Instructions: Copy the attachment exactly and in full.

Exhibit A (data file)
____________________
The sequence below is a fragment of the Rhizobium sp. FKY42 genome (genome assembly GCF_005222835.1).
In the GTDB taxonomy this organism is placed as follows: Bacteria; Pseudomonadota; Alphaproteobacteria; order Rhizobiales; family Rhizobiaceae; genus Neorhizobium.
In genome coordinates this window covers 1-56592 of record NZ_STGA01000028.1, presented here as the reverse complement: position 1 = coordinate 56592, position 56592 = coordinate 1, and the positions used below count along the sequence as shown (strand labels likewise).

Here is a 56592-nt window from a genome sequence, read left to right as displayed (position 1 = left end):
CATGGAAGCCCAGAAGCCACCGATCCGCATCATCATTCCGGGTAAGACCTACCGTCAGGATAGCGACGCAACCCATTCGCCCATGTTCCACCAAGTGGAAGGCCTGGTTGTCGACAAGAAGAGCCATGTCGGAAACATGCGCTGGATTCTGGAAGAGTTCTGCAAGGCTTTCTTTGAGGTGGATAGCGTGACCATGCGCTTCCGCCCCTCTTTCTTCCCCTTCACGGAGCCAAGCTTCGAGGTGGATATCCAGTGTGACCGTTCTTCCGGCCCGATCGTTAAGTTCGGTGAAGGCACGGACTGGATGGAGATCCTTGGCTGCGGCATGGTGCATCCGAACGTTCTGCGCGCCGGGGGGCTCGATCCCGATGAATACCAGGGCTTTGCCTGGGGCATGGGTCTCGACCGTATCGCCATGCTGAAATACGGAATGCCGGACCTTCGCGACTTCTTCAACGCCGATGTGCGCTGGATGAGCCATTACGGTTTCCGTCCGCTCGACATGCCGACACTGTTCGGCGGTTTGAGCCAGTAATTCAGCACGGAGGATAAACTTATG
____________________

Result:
The sequence below is a fragment of the Rhizobium sp. FKY42 genome (genome assembly GCF_005222835.1).
In the GTDB taxonomy this organism is placed as follows: Bacteria; Pseudomonadota; Alphaproteobacteria; order Rhizobiales; family Rhizobiaceae; genus Neorhizobium.
In genome coordinates this window covers 1-56592 of record NZ_STGA01000028.1, presented here as the reverse complement: position 1 = coordinate 56592, position 56592 = coordinate 1, and the positions used below count along the sequence as shown (strand labels likewise).

Here is a 56592-nt window from a genome sequence, read left to right as displayed (position 1 = left end):
CATGGAAGCCCAGAAGCCACCGATCCGCATCATCATTCCGGGTAAGACCTACCGTCAGGATAGCGACGCAACCCATTCGCCCATGTTCCACCAAGTGGAAGGCCTGGTTGTCGACAAGAAGAGCCATGTCGGAAACATGCGCTGGATTCTGGAAGAGTTCTGCAAGGCTTTCTTTGAGGTGGATAGCGTGACCATGCGCTTCCGCCCCTCTTTCTTCCCCTTCACGGAGCCAAGCTTCGAGGTGGATATCCAGTGTGACCGTTCTTCCGGCCCGATCGTTAAGTTCGGTGAAGGCACGGACTGGATGGAGATCCTTGGCTGCGGCATGGTGCATCCGAACGTTCTGCGCGCCGGGGGGCTCGATCCCGATGAATACCAGGGCTTTGCCTGGGGCATGGGTCTCGACCGTATCGCCATGCTGAAATACGGAATGCCGGACCTTCGCGACTTCTTCAACGCCGATGTGCGCTGGATGAGCCATTACGGTTTCCGTCCGCTCGACATGCCGACACTGTTCGGCGGTTTGAGCCAGTAATTCAGCACGGAGGATAAACTTATG